• How are compensation models changed / evolved?
• What does change due to culture when “mature” salespeople with high compensation who have been loyal are impacted?
• Does your company (i.e. your salespeople) know how to prospect for new accounts or penetrate diamonds in the rough?
• Do manufacturers with a direct salesforce feel that they can gain share of distributor mind if they are not calling on the distributor? Can the model be supplanted by marketing and inside sales / business development? Are manufacturers willing to invest in customer service roles?
• Will contractors respond to outbound calling from a business development / inside sales group? To eMarketing efforts?
• As a distributor, or manufacturer, have you invested in the marketing tools (database tools) to know who customers are and how to contact them … or know how they want to be contacted?
And there are more questions.
Sales models should always be subject to review and revision. COVID may have accelerated the questioning and the review process. Technology is more able then ever but requires different types of investments (process, technology, people and content). Are outside “salespeople” salespeople or account / relationship managers? How much can companies invest in specialists without changing sales compensation models? How critical is product knowledge or are customers knowing what they need (and essentially serving themselves via electronic commerce (website, EDI, system to system, etc)? What is occurring with staff turnover?
Sales models are under attack, most likely because, for most companies, they haven’t changed and performance essentially is the same (performs like the tide.)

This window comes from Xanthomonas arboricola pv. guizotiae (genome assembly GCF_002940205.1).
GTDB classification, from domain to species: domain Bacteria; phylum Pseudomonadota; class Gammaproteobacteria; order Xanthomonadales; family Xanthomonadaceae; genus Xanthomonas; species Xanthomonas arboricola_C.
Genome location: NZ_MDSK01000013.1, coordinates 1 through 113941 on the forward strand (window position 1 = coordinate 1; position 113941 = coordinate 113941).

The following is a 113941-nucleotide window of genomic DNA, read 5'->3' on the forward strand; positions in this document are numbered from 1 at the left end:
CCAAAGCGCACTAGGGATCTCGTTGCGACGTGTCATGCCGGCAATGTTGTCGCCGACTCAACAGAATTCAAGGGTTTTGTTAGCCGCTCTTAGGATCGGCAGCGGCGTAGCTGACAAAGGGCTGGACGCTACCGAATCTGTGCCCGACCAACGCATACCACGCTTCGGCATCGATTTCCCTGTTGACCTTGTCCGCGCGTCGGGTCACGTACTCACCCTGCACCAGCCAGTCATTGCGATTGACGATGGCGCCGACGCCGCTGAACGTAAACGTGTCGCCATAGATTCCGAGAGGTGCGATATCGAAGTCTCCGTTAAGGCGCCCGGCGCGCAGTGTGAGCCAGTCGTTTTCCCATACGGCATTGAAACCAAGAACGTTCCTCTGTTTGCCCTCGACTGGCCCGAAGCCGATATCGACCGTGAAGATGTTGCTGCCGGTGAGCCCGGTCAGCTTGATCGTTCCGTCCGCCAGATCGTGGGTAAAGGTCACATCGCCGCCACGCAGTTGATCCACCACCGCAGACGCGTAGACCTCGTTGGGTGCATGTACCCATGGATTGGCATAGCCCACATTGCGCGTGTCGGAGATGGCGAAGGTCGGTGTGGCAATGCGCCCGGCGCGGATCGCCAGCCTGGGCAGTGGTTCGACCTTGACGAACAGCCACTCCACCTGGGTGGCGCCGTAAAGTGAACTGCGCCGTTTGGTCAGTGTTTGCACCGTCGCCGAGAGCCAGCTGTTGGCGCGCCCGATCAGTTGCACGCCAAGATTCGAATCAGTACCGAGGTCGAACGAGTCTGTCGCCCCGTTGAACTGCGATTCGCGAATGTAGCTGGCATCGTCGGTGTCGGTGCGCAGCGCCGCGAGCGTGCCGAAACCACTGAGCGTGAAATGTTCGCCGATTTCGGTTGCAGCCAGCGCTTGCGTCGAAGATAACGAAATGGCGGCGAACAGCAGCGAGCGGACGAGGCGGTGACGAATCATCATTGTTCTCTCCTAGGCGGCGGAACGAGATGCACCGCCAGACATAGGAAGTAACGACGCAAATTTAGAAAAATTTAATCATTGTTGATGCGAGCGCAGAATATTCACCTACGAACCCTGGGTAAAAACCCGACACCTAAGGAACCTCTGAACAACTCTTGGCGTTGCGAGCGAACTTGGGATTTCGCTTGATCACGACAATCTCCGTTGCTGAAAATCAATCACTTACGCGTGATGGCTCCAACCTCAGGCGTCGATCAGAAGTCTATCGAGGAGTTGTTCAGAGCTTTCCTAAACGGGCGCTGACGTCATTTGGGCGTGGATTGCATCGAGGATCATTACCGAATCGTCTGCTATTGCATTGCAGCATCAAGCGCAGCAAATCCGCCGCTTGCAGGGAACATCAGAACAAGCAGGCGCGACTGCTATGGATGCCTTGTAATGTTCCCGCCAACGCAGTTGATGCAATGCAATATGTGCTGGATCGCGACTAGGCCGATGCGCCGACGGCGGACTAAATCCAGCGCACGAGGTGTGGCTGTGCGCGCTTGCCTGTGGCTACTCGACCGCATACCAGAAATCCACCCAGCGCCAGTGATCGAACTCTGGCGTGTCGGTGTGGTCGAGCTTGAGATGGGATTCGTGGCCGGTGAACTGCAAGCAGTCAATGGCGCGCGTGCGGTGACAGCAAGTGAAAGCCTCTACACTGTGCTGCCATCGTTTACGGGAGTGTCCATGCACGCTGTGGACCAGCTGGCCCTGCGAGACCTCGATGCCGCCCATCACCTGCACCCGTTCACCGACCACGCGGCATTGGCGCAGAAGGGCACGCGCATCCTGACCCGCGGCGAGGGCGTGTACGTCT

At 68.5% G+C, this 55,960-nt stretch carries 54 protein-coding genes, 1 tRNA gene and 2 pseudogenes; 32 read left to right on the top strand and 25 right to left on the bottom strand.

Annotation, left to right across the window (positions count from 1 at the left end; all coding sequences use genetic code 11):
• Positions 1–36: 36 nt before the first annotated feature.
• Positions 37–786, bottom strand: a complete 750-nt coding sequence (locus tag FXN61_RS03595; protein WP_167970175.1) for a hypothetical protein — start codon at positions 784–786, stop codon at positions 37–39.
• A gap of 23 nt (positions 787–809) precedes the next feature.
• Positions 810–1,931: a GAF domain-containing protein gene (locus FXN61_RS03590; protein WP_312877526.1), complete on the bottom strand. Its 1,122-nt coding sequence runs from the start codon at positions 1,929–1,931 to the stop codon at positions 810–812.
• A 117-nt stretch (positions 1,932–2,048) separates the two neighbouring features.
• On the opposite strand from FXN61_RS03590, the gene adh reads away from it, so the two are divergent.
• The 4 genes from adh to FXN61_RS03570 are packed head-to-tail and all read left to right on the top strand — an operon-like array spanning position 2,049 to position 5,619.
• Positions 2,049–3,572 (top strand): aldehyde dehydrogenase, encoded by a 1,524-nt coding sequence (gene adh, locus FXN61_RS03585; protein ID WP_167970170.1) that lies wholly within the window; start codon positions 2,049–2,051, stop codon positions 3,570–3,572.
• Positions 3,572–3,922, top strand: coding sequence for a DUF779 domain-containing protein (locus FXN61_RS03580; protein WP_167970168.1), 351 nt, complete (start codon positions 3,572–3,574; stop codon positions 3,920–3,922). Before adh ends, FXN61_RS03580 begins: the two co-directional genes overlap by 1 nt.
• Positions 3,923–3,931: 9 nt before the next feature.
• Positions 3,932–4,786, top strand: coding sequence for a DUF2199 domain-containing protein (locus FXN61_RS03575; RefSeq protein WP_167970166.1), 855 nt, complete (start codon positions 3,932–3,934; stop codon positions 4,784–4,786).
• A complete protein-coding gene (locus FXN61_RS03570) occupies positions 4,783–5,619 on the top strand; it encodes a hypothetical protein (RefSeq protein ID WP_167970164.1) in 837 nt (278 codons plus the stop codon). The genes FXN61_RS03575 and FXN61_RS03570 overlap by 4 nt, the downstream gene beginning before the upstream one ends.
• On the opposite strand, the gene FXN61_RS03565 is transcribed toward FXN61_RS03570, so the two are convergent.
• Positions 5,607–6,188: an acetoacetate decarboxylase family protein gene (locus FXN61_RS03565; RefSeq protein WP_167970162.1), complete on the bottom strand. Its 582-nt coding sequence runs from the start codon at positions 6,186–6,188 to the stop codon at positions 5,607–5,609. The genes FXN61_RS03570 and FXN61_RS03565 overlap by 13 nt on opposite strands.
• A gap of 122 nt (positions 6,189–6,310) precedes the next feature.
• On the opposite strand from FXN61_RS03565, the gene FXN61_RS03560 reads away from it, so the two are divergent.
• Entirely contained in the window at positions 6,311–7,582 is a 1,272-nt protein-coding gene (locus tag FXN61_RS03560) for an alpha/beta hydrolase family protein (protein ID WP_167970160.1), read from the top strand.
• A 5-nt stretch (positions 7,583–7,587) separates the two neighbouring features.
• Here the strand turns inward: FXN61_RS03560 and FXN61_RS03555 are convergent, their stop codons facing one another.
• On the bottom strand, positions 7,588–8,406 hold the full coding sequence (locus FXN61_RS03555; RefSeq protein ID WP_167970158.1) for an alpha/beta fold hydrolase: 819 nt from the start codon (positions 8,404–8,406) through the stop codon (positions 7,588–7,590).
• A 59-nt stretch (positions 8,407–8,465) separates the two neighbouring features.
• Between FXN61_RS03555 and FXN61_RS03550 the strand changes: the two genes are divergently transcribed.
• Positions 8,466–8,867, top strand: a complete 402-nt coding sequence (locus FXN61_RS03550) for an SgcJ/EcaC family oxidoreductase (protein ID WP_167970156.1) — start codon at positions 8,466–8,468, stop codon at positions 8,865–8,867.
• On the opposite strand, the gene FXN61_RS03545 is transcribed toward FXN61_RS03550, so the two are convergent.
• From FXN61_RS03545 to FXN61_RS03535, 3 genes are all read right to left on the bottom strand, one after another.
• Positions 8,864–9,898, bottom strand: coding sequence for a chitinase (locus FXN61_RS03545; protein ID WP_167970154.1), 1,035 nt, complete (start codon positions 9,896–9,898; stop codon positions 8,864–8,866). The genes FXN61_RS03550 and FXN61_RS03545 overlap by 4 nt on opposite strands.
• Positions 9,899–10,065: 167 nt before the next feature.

Your customers, if you dare ask them, value different sales resources differently. Two different CMG research projects highlighted that
• contractors are more loyal to a distributor due to a relationship with inside salesperson than an outside salesperson, and
• when asked the importance of various sales roles, contractors and industrial accounts rank inside salespeople, outside salespeople and counter personnel in this order.
Relationships do matter, and frequently people do business with people. However, neither relationships nor “people” are as secure as before. Generational, societal and performance pressures are all less forgiving than years ago. Performance counts more, and faster, than ever before. Companies need to evaluate and consider revision / change. Holding on to the past can reduce tomorrow’s performance.
Tomorrow’s sales model
As Mark projects, hybrid will be the new normal. The questions become
• What will your hybrid be?
• What did you learn about your sales organization in 2019?
David Gordon is President of Channel Marketing Group. Channel Marketing Group develops market share and growth strategies for manufacturers and distributors and develops market research. CMG’s specialty is the electrical industry. He also authors an electrical industry blog, www.electricaltrends.com. Channel Marketing Group does not engage with clients on detailed pricing strategies, however, given that pricing is a critical element of sales, marketing and growth planning, we do get asked about the topic and can share opinions and refer to those who focus on the area as well as share anecdotes. David Gordon can be reached at 919-488-8635 or email@example.com.